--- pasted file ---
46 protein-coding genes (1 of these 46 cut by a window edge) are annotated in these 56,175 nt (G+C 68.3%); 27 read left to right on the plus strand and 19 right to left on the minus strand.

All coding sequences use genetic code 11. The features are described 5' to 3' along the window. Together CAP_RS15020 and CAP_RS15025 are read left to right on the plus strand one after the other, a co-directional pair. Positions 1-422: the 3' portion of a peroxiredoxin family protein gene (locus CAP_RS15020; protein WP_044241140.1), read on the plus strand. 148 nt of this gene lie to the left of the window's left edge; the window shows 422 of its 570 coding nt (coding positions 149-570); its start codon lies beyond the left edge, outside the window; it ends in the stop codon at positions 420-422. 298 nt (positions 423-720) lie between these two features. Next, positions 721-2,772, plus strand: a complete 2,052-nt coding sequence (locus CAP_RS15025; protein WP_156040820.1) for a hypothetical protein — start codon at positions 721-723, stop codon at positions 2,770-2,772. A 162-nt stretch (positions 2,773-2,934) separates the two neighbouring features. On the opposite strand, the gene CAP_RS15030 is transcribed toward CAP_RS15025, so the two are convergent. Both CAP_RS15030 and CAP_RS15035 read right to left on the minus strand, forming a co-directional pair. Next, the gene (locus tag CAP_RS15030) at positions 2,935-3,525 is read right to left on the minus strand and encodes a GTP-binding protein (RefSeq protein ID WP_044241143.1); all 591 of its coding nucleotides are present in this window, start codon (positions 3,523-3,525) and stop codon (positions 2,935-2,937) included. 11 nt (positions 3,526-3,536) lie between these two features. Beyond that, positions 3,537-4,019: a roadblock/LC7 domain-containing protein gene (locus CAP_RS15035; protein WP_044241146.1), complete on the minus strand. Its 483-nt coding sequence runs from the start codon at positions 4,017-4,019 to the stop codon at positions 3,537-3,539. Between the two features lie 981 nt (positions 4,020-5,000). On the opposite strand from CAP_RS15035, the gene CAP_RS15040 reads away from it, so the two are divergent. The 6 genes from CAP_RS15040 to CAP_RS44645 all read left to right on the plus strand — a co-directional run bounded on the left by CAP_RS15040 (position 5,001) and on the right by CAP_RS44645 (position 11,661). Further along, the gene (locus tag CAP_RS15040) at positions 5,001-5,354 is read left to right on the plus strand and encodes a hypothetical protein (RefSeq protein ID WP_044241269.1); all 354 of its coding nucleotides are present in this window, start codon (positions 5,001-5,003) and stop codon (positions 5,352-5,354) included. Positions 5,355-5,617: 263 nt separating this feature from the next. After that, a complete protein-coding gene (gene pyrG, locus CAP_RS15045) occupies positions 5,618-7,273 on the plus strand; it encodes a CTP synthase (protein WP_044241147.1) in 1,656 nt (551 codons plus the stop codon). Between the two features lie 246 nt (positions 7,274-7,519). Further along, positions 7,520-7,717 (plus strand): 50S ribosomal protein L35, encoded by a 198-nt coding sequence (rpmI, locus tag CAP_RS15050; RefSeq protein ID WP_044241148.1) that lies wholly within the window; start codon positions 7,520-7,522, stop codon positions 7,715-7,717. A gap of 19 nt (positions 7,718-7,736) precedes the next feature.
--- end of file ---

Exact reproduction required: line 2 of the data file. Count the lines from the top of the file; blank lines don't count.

All coding sequences use genetic code 11. The features are described 5' to 3' along the window. Together CAP_RS15020 and CAP_RS15025 are read left to right on the plus strand one after the other, a co-directional pair. Positions 1-422: the 3' portion of a peroxiredoxin family protein gene (locus CAP_RS15020; protein WP_044241140.1), read on the plus strand. 148 nt of this gene lie to the left of the window's left edge; the window shows 422 of its 570 coding nt (coding positions 149-570); its start codon lies beyond the left edge, outside the window; it ends in the stop codon at positions 420-422. 298 nt (positions 423-720) lie between these two features. Next, positions 721-2,772, plus strand: a complete 2,052-nt coding sequence (locus CAP_RS15025; protein WP_156040820.1) for a hypothetical protein — start codon at positions 721-723, stop codon at positions 2,770-2,772. A 162-nt stretch (positions 2,773-2,934) separates the two neighbouring features. On the opposite strand, the gene CAP_RS15030 is transcribed toward CAP_RS15025, so the two are convergent. Both CAP_RS15030 and CAP_RS15035 read right to left on the minus strand, forming a co-directional pair. Next, the gene (locus tag CAP_RS15030) at positions 2,935-3,525 is read right to left on the minus strand and encodes a GTP-binding protein (RefSeq protein ID WP_044241143.1); all 591 of its coding nucleotides are present in this window, start codon (positions 3,523-3,525) and stop codon (positions 2,935-2,937) included. 11 nt (positions 3,526-3,536) lie between these two features. Beyond that, positions 3,537-4,019: a roadblock/LC7 domain-containing protein gene (locus CAP_RS15035; protein WP_044241146.1), complete on the minus strand. Its 483-nt coding sequence runs from the start codon at positions 4,017-4,019 to the stop codon at positions 3,537-3,539. Between the two features lie 981 nt (positions 4,020-5,000). On the opposite strand from CAP_RS15035, the gene CAP_RS15040 reads away from it, so the two are divergent. The 6 genes from CAP_RS15040 to CAP_RS44645 all read left to right on the plus strand — a co-directional run bounded on the left by CAP_RS15040 (position 5,001) and on the right by CAP_RS44645 (position 11,661). Further along, the gene (locus tag CAP_RS15040) at positions 5,001-5,354 is read left to right on the plus strand and encodes a hypothetical protein (RefSeq protein ID WP_044241269.1); all 354 of its coding nucleotides are present in this window, start codon (positions 5,001-5,003) and stop codon (positions 5,352-5,354) included. Positions 5,355-5,617: 263 nt separating this feature from the next. After that, a complete protein-coding gene (gene pyrG, locus CAP_RS15045) occupies positions 5,618-7,273 on the plus strand; it encodes a CTP synthase (protein WP_044241147.1) in 1,656 nt (551 codons plus the stop codon). Between the two features lie 246 nt (positions 7,274-7,519). Further along, positions 7,520-7,717 (plus strand): 50S ribosomal protein L35, encoded by a 198-nt coding sequence (rpmI, locus tag CAP_RS15050; RefSeq protein ID WP_044241148.1) that lies wholly within the window; start codon positions 7,520-7,522, stop codon positions 7,715-7,717. A gap of 19 nt (positions 7,718-7,736) precedes the next feature.